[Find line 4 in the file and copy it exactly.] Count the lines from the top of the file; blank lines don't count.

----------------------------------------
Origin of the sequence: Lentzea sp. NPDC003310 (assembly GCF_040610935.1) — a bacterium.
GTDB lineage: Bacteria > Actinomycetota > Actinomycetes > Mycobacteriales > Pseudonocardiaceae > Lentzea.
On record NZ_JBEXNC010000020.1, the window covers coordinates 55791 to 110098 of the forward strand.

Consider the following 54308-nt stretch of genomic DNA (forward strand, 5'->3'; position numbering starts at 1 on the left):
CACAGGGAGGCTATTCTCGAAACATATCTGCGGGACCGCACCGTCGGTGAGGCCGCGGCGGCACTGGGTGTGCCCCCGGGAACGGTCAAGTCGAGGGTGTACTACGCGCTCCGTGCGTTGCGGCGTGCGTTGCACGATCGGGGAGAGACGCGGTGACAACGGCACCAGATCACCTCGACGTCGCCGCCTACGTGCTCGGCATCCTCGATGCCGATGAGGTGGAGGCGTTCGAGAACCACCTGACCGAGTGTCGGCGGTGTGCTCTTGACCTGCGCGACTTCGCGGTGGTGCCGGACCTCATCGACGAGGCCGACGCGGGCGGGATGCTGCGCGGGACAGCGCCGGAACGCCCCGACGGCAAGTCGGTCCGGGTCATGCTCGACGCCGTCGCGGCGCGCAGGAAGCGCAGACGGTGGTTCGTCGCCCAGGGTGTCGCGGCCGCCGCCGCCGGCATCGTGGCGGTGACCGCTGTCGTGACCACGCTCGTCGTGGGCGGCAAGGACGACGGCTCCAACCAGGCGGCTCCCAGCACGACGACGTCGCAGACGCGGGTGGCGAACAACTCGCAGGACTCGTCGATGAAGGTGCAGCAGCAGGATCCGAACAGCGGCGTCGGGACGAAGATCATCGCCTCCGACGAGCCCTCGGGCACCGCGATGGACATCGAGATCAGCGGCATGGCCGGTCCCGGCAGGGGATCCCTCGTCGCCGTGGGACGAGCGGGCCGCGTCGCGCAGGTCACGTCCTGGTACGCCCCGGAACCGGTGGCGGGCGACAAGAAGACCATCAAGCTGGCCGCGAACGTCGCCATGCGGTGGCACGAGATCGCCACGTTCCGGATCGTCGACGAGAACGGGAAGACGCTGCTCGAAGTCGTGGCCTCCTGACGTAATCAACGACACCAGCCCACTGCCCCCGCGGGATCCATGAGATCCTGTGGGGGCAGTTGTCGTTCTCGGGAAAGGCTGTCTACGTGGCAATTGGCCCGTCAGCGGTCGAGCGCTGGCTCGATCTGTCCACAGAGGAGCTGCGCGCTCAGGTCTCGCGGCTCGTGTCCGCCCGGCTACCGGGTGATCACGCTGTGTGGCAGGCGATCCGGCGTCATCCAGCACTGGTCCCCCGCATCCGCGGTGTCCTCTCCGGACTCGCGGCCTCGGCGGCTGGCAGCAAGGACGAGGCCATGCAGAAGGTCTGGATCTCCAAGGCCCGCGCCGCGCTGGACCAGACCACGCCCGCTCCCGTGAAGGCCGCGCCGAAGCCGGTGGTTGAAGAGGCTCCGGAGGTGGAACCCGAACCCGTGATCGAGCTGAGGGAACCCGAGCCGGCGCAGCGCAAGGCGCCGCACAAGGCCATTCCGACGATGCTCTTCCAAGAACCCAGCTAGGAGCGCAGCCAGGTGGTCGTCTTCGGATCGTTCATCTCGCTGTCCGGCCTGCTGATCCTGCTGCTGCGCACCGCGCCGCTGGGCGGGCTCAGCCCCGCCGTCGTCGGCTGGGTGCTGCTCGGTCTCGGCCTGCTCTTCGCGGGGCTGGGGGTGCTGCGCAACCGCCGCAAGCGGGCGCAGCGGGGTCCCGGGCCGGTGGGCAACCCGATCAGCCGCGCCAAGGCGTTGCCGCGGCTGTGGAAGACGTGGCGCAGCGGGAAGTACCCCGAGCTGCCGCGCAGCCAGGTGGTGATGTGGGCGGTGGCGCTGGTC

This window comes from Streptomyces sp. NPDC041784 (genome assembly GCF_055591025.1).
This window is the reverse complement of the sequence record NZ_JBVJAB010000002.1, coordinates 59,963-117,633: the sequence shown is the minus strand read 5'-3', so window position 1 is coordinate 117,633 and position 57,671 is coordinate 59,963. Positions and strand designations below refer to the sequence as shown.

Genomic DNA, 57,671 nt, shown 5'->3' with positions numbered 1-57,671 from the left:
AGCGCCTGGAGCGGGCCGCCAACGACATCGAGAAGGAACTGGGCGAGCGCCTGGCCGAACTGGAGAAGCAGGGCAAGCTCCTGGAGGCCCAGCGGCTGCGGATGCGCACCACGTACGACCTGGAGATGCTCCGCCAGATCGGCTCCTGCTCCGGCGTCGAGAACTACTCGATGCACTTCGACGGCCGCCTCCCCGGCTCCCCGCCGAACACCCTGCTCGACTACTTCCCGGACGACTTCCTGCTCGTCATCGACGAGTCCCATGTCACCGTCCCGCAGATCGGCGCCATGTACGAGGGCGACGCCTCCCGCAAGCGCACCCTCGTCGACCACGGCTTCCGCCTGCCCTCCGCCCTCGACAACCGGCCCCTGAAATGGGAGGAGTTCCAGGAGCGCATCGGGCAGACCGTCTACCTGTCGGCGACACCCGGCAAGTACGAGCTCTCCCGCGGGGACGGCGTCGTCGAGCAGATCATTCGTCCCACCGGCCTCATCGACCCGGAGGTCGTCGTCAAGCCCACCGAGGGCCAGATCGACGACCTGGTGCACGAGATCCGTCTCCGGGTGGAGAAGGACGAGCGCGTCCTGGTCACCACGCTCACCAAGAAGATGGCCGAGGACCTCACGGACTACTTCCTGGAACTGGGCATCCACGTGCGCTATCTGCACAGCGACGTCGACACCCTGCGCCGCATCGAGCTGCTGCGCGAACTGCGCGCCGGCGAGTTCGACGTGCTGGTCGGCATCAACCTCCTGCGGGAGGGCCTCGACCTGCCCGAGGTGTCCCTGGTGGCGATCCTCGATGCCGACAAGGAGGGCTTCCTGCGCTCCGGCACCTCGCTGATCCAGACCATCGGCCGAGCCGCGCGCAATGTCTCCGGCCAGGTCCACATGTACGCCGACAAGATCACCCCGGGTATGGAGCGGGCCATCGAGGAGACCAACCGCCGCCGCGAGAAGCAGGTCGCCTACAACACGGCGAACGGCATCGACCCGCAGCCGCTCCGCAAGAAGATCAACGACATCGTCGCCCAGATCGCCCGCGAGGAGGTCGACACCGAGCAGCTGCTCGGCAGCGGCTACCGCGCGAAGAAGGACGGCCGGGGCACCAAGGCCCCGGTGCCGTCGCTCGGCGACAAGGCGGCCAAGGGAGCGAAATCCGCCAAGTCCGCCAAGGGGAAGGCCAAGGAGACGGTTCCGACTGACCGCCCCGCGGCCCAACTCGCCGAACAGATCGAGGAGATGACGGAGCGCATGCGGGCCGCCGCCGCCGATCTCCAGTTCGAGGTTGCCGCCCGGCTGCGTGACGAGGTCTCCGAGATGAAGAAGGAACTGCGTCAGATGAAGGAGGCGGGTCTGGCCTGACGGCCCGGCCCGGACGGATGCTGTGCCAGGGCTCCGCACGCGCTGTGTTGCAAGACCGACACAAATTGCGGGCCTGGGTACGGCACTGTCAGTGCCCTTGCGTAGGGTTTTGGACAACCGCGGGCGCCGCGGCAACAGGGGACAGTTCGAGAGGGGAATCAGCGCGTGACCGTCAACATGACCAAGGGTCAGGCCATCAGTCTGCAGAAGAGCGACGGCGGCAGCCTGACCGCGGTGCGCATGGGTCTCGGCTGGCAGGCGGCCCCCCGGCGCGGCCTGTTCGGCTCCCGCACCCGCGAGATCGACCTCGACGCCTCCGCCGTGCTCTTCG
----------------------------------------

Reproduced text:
Consider the following 54308-nt stretch of genomic DNA (forward strand, 5'->3'; position numbering starts at 1 on the left):